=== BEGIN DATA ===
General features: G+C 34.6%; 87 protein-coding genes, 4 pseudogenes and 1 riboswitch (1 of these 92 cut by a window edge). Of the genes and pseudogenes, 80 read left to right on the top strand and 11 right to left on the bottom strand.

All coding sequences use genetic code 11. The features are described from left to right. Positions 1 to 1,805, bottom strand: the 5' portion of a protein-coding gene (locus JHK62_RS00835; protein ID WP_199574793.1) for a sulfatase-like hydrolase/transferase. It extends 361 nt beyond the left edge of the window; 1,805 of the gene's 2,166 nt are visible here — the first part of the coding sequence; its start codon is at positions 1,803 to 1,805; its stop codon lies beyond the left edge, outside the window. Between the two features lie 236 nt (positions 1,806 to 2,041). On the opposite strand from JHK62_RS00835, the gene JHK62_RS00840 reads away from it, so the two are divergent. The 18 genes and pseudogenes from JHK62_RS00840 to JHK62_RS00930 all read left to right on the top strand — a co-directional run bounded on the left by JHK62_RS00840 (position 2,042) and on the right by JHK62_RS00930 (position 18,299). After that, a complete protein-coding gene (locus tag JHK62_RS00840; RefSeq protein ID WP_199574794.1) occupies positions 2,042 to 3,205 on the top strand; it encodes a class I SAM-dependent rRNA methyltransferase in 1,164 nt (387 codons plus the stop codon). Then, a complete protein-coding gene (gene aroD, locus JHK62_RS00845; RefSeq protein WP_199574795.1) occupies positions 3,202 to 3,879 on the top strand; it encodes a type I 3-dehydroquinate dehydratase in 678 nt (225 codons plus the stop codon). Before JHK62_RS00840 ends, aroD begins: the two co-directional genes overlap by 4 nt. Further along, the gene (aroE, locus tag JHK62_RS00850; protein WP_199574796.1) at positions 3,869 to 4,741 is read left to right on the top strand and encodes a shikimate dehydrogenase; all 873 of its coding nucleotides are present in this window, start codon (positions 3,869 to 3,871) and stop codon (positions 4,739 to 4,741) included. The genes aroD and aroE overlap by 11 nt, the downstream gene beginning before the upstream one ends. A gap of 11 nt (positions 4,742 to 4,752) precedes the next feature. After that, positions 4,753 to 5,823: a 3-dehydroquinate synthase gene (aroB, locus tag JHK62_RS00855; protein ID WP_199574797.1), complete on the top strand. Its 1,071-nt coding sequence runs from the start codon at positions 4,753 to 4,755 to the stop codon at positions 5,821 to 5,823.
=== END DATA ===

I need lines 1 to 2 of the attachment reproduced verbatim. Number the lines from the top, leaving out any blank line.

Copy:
General features: G+C 34.6%; 87 protein-coding genes, 4 pseudogenes and 1 riboswitch (1 of these 92 cut by a window edge). Of the genes and pseudogenes, 80 read left to right on the top strand and 11 right to left on the bottom strand.

All coding sequences use genetic code 11. The features are described from left to right. Positions 1 to 1,805, bottom strand: the 5' portion of a protein-coding gene (locus JHK62_RS00835; protein ID WP_199574793.1) for a sulfatase-like hydrolase/transferase. It extends 361 nt beyond the left edge of the window; 1,805 of the gene's 2,166 nt are visible here — the first part of the coding sequence; its start codon is at positions 1,803 to 1,805; its stop codon lies beyond the left edge, outside the window. Between the two features lie 236 nt (positions 1,806 to 2,041). On the opposite strand from JHK62_RS00835, the gene JHK62_RS00840 reads away from it, so the two are divergent. The 18 genes and pseudogenes from JHK62_RS00840 to JHK62_RS00930 all read left to right on the top strand — a co-directional run bounded on the left by JHK62_RS00840 (position 2,042) and on the right by JHK62_RS00930 (position 18,299). After that, a complete protein-coding gene (locus tag JHK62_RS00840; RefSeq protein ID WP_199574794.1) occupies positions 2,042 to 3,205 on the top strand; it encodes a class I SAM-dependent rRNA methyltransferase in 1,164 nt (387 codons plus the stop codon). Then, a complete protein-coding gene (gene aroD, locus JHK62_RS00845; RefSeq protein WP_199574795.1) occupies positions 3,202 to 3,879 on the top strand; it encodes a type I 3-dehydroquinate dehydratase in 678 nt (225 codons plus the stop codon). Before JHK62_RS00840 ends, aroD begins: the two co-directional genes overlap by 4 nt. Further along, the gene (aroE, locus tag JHK62_RS00850; protein WP_199574796.1) at positions 3,869 to 4,741 is read left to right on the top strand and encodes a shikimate dehydrogenase; all 873 of its coding nucleotides are present in this window, start codon (positions 3,869 to 3,871) and stop codon (positions 4,739 to 4,741) included. The genes aroD and aroE overlap by 11 nt, the downstream gene beginning before the upstream one ends. A gap of 11 nt (positions 4,742 to 4,752) precedes the next feature. After that, positions 4,753 to 5,823: a 3-dehydroquinate synthase gene (aroB, locus tag JHK62_RS00855; protein ID WP_199574797.1), complete on the top strand. Its 1,071-nt coding sequence runs from the start codon at positions 4,753 to 4,755 to the stop codon at positions 5,821 to 5,823.